An antibody drug developed by the Irish biopharma Horizon Therapeutics has been approved by the FDA for the treatment of adults with the rare autoimmune condition thyroid eye disease.
The approval of the drug came ahead of schedule, with the decision originally expected in March. The drug, a monoclonal antibody, is branded as Tepezza.
Thyroid eye disease, also known as Graves’ ophthalmopathy, is an autoimmune condition where antibodies inflame muscles behind the eye, causing bulging of the eyes. This can lead to eye pain and double vision. The condition is often seen in people with autoimmune diseases targeting the thyroid gland, such as Graves’ disease. Prior to Horizon Therapeutics’ Tepezza, there was no drug approved for thyroid eye disease.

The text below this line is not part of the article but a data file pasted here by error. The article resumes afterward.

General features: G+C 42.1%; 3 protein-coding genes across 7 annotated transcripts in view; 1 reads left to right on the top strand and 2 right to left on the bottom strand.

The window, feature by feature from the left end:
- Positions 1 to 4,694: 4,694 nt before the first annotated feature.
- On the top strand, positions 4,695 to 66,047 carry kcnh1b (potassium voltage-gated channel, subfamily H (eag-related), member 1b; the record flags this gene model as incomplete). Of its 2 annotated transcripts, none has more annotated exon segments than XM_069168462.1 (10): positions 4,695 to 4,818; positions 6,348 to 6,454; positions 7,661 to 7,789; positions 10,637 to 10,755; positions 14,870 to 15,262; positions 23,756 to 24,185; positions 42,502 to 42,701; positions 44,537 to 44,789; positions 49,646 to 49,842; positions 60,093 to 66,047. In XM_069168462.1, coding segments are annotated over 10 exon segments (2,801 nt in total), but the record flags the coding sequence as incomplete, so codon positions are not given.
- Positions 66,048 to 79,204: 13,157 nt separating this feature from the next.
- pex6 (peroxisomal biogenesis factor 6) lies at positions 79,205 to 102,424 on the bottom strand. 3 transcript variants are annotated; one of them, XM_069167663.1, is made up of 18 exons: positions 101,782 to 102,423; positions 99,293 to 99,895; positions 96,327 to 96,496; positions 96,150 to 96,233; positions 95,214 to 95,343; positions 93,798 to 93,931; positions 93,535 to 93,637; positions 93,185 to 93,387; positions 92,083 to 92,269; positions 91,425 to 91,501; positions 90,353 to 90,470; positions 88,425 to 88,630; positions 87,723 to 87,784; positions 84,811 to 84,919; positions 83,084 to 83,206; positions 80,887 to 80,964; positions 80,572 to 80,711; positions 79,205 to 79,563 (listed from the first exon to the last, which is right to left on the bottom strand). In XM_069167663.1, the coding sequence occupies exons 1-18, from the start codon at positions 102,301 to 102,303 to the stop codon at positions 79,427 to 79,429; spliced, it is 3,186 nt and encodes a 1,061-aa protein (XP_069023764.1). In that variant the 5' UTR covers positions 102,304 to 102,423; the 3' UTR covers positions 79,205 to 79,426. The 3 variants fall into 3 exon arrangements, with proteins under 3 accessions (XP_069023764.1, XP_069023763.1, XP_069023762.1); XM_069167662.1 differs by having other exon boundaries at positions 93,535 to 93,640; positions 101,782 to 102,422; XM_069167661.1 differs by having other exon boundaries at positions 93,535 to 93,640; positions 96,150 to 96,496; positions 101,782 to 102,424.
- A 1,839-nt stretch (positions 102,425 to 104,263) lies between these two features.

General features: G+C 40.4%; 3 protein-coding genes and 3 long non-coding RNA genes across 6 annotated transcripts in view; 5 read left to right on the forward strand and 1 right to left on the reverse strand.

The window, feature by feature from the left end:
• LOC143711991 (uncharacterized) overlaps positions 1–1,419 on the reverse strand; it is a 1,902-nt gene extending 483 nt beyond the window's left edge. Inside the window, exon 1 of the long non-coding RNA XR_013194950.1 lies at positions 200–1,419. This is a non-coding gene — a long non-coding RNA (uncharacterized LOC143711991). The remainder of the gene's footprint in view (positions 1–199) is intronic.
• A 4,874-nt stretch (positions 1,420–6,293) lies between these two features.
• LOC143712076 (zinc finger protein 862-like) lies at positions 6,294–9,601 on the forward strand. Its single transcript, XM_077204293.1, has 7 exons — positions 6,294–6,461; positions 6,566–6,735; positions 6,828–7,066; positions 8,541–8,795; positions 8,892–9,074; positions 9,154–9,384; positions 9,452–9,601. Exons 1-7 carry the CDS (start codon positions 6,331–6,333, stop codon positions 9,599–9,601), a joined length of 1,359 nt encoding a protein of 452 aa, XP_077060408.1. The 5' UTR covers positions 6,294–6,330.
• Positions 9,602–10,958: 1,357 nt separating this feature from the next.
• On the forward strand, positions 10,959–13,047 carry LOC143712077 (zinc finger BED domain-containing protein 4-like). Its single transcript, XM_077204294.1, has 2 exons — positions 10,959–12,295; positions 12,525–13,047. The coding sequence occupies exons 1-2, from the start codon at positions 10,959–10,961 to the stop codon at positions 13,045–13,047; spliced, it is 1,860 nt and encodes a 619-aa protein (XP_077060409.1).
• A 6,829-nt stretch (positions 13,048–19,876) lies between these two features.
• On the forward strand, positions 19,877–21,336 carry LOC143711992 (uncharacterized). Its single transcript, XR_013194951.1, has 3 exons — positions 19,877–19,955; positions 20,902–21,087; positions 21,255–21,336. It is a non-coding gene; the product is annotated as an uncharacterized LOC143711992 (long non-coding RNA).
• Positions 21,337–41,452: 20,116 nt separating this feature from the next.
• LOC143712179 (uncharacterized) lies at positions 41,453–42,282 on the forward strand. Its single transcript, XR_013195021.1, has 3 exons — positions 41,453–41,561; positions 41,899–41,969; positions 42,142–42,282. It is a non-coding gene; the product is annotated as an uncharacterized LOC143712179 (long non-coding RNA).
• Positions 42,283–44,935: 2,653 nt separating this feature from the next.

“This treatment has the potential to alter the course of the disease, potentially sparing patients from needing multiple invasive surgeries by providing an alternative, non‑surgical treatment option,” stated Wiley Chambers, Deputy Director of the FDA’s Division of Transplant and Ophthalmology Products.
Tepezza is designed to treat thyroid eye disease by inhibiting a protein called insulin-like growth factor-1. This protein contributes to the inflammation in the eye muscles in thyroid eye disease, so blocking it can reduce the bulging of the eyes. The FDA’s approval was based on results from a phase III trial announced in 2019, where 83% of patients given the drug showed reduced bulging of the eyes, compared to just 10% of placebo patients.
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